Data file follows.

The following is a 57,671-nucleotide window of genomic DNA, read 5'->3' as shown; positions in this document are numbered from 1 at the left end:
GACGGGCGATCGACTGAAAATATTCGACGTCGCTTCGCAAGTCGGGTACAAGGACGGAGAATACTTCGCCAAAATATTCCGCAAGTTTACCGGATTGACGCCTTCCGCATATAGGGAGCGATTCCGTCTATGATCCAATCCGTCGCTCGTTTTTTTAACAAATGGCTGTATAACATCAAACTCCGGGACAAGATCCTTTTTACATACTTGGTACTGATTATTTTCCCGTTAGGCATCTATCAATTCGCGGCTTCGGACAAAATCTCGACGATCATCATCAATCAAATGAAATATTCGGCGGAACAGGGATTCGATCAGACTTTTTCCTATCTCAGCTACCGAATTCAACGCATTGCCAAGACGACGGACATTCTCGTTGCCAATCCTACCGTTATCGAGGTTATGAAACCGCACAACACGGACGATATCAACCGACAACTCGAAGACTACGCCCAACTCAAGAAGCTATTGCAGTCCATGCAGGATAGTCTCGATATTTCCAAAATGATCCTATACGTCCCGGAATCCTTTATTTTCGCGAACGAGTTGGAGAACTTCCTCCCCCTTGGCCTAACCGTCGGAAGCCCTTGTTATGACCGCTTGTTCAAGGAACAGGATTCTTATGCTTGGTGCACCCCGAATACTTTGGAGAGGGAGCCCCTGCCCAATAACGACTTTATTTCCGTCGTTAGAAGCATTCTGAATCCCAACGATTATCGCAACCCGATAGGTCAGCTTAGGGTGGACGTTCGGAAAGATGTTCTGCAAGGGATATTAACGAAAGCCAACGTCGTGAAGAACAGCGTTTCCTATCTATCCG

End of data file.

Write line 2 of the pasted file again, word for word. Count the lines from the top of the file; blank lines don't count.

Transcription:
GACGGGCGATCGACTGAAAATATTCGACGTCGCTTCGCAAGTCGGGTACAAGGACGGAGAATACTTCGCCAAAATATTCCGCAAGTTTACCGGATTGACGCCTTCCGCATATAGGGAGCGATTCCGTCTATGATCCAATCCGTCGCTCGTTTTTTTAACAAATGGCTGTATAACATCAAACTCCGGGACAAGATCCTTTTTACATACTTGGTACTGATTATTTTCCCGTTAGGCATCTATCAATTCGCGGCTTCGGACAAAATCTCGACGATCATCATCAATCAAATGAAATATTCGGCGGAACAGGGATTCGATCAGACTTTTTCCTATCTCAGCTACCGAATTCAACGCATTGCCAAGACGACGGACATTCTCGTTGCCAATCCTACCGTTATCGAGGTTATGAAACCGCACAACACGGACGATATCAACCGACAACTCGAAGACTACGCCCAACTCAAGAAGCTATTGCAGTCCATGCAGGATAGTCTCGATATTTCCAAAATGATCCTATACGTCCCGGAATCCTTTATTTTCGCGAACGAGTTGGAGAACTTCCTCCCCCTTGGCCTAACCGTCGGAAGCCCTTGTTATGACCGCTTGTTCAAGGAACAGGATTCTTATGCTTGGTGCACCCCGAATACTTTGGAGAGGGAGCCCCTGCCCAATAACGACTTTATTTCCGTCGTTAGAAGCATTCTGAATCCCAACGATTATCGCAACCCGATAGGTCAGCTTAGGGTGGACGTTCGGAAAGATGTTCTGCAAGGGATATTAACGAAAGCCAACGTCGTGAAGAACAGCGTTTCCTATCTATCCG